God isn't bland. The Church shouldn't be, either.
I Know Kung-Fu Wufoo

Let’s establish this up front: I hate building online forms. Sure, they may be one of the most common and useful elements on the web, but in my experience, they’re an absolute pain-in-the-butt to build. The semantics differ wildly between the form elements, the backend logic to make them work is always complex, and it seems like every browser likes to render them differently. The next time you see a really well-done form on a website, go give that web developer a hug; they probably pulled their hair out over it.

With all of that in mind, it should come as no surprise that I’ve fallen head-over-heels in love with Wufoo, a popular online service dedicated solely to building forms of all shapes and sizes. After being evangelized on it by Cleve and Phil Bowdle over the course of the inaugural Creative Missions trip, I decided it was finally time for us to give it a shot.

I can’t count how many times over the last few years that I’ve wanted to build out a slick form to collect some information, but just didn’t have the time to make it happen. Wufoo’s purpose is to fix that problem. With its simple drag and drop interface, you can build some unbelievably complex forms in a matter of minutes. Even better, their tempting system gives you complete control over the look and feel of the form itself. Your users will likely never notice that the form they’re filling out isn’t an extension of your existing web site.

So how are we using it? Following Phil’s advice, I took the last week to revamp our entire internal communications strategy around a simple set of forms. Now, instead of exchanging a chain of emails in order to get something posted on our website, our staff simply fills out a streamlined form to send me the information I need. It’s a huge time saver for both parties.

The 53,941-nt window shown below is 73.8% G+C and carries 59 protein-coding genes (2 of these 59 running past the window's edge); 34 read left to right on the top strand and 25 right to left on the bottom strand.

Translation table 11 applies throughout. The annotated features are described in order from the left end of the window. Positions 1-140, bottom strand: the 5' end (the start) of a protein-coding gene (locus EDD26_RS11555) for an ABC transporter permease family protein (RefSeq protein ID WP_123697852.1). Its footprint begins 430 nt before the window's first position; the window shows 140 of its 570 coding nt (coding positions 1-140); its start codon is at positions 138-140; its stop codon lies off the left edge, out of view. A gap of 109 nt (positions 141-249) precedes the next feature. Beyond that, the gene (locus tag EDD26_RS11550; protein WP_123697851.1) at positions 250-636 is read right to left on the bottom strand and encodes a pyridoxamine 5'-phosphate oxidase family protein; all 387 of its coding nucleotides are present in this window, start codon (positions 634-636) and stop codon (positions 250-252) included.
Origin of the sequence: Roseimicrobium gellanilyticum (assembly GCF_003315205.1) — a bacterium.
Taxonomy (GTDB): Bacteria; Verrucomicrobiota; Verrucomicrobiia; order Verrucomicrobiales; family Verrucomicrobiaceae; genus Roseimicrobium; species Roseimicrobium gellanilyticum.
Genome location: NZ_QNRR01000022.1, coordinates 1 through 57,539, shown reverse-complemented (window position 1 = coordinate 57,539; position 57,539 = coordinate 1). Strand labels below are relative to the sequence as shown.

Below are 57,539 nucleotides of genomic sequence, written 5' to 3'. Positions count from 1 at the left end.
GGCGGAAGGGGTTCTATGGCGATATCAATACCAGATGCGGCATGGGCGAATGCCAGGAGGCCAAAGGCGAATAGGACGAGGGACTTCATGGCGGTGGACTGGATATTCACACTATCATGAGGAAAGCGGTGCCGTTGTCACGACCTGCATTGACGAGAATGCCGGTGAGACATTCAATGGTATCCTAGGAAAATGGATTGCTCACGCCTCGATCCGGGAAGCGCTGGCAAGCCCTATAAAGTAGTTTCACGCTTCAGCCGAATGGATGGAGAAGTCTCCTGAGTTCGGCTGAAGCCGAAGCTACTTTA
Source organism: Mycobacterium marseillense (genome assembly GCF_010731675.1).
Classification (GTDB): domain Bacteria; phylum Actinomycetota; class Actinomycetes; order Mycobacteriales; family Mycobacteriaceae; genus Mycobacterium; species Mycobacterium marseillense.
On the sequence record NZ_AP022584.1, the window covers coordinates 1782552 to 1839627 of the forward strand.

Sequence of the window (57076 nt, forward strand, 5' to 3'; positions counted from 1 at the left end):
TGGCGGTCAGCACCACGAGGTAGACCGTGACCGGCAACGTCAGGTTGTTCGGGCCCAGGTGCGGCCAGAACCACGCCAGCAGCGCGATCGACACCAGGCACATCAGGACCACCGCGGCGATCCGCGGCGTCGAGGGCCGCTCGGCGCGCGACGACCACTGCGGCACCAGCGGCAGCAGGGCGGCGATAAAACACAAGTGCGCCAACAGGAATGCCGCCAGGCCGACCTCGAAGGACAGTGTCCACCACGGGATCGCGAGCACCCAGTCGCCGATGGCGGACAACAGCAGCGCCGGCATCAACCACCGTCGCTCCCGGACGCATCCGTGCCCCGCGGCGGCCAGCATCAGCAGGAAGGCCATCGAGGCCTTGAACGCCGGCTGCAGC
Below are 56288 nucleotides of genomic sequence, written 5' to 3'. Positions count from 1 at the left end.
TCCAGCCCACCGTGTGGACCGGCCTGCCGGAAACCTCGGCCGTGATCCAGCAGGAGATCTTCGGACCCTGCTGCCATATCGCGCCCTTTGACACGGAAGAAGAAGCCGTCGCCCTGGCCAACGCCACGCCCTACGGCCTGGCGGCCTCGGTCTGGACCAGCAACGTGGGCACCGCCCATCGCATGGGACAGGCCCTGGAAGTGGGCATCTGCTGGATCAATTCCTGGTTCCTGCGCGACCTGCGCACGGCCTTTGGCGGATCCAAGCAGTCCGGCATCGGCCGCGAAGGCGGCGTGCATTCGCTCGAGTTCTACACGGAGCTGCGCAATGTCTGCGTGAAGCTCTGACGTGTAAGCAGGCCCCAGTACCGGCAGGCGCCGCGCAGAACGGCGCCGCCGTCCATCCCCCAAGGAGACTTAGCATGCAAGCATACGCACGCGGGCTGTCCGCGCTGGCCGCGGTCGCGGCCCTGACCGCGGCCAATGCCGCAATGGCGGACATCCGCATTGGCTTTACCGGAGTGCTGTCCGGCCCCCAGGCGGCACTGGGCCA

Really though, you can use Wufoo for just about anything. Think event registration, contact forms, spiritual gift profiles, etc. It’s definitely worth your time to try it out and let your brain run wild with the possibilities. (If you sign up for a paid plan, don’t forget to sign up for the non-profit discount!)

Are there any online tools that you’re currently enamored with? Let us know in the comments below.

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  1. Joe Woolworth (Reply) on June 19th, 2011

    We use wufoo all the time at Hope Community Church, Raleigh NC. Love it! Nice post.

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